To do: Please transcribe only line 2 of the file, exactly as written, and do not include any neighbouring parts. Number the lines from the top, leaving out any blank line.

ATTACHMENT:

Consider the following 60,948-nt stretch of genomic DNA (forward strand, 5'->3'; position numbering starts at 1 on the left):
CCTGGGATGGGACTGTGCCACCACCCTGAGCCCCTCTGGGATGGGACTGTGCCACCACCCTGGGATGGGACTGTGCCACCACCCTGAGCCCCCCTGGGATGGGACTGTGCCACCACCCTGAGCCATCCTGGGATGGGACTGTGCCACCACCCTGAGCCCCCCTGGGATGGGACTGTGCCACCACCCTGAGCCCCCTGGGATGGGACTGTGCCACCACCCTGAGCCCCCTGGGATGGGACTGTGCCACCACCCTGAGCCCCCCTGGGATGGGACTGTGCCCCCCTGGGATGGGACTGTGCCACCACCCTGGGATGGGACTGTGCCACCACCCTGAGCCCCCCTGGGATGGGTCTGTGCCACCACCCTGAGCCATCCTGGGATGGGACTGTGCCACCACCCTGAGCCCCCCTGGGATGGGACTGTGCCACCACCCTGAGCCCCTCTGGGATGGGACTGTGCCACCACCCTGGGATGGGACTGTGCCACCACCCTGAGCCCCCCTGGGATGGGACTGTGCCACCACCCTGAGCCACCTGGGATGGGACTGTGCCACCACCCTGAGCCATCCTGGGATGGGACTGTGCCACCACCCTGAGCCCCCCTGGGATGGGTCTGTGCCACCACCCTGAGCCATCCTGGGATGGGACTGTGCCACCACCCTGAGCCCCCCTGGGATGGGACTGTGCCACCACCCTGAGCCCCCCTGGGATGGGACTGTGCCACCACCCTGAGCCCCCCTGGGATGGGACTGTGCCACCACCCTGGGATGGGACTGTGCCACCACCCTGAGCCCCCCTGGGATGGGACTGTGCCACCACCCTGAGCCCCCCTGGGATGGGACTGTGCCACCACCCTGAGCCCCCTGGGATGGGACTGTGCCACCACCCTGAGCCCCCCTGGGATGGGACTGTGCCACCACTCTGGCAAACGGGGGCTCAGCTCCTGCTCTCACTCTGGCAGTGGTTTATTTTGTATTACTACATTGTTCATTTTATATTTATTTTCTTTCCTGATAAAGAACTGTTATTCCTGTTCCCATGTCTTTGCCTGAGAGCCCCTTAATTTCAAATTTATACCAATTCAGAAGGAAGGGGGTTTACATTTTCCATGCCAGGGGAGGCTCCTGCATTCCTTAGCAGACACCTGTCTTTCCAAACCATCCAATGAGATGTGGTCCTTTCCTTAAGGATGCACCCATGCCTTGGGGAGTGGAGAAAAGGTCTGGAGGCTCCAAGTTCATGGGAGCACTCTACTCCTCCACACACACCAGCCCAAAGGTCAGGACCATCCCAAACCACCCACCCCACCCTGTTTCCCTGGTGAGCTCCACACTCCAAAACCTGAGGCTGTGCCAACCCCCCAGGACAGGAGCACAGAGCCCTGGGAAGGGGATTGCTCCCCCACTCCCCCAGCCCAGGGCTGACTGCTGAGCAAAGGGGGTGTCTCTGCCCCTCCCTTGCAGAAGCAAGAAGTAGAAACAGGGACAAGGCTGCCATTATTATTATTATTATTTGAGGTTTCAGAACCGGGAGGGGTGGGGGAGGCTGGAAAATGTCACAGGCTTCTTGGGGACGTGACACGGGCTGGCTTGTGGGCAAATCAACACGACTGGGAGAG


CCTGGGATGGGACTGTGCCACCACCCTGAGCCCCTCTGGGATGGGACTGTGCCACCACCCTGGGATGGGACTGTGCCACCACCCTGAGCCCCCCTGGGATGGGACTGTGCCACCACCCTGAGCCATCCTGGGATGGGACTGTGCCACCACCCTGAGCCCCCCTGGGATGGGACTGTGCCACCACCCTGAGCCCCCTGGGATGGGACTGTGCCACCACCCTGAGCCCCCTGGGATGGGACTGTGCCACCACCCTGAGCCCCCCTGGGATGGGACTGTGCCCCCCTGGGATGGGACTGTGCCACCACCCTGGGATGGGACTGTGCCACCACCCTGAGCCCCCCTGGGATGGGTCTGTGCCACCACCCTGAGCCATCCTGGGATGGGACTGTGCCACCACCCTGAGCCCCCCTGGGATGGGACTGTGCCACCACCCTGAGCCCCTCTGGGATGGGACTGTGCCACCACCCTGGGATGGGACTGTGCCACCACCCTGAGCCCCCCTGGGATGGGACTGTGCCACCACCCTGAGCCACCTGGGATGGGACTGTGCCACCACCCTGAGCCATCCTGGGATGGGACTGTGCCACCACCCTGAGCCCCCCTGGGATGGGTCTGTGCCACCACCCTGAGCCATCCTGGGATGGGACTGTGCCACCACCCTGAGCCCCCCTGGGATGGGACTGTGCCACCACCCTGAGCCCCCCTGGGATGGGACTGTGCCACCACCCTGAGCCCCCCTGGGATGGGACTGTGCCACCACCCTGGGATGGGACTGTGCCACCACCCTGAGCCCCCCTGGGATGGGACTGTGCCACCACCCTGAGCCCCCCTGGGATGGGACTGTGCCACCACCCTGAGCCCCCTGGGATGGGACTGTGCCACCACCCTGAGCCCCCCTGGGATGGGACTGTGCCACCACTCTGGCAAACGGGGGCTCAGCTCCTGCTCTCACTCTGGCAGTGGTTTATTTTGTATTACTACATTGTTCATTTTATATTTATTTTCTTTCCTGATAAAGAACTGTTATTCCTGTTCCCATGTCTTTGCCTGAGAGCCCCTTAATTTCAAATTTATACCAATTCAGAAGGAAGGGGGTTTACATTTTCCATGCCAGGGGAGGCTCCTGCATTCCTTAGCAGACACCTGTCTTTCCAAACCATCCAATGAGATGTGGTCCTTTCCTTAAGGATGCACCCATGCCTTGGGGAGTGGAGAAAAGGTCTGGAGGCTCCAAGTTCATGGGAGCACTCTACTCCTCCACACACACCAGCCCAAAGGTCAGGACCATCCCAAACCACCCACCCCACCCTGTTTCCCTGGTGAGCTCCACACTCCAAAACCTGAGGCTGTGCCAACCCCCCAGGACAGGAGCACAGAGCCCTGGGAAGGGGATTGCTCCCCCACTCCCCCAGCCCAGGGCTGACTGCTGAGCAAAGGGGGTGTCTCTGCCCCTCCCTTGCAGAAGCAAGAAGTAGAAACAGGGACAAGGCTGCCATTATTATTATTATTATTTGAGGTTTCAGAACCGGGAGGGGTGGGGGAGGCTGGAAAATGTCACAGGCTTCTTGGGGACGTGACACGGGCTGGCTTGTGGGCAAATCAACACGACTGGGAGAG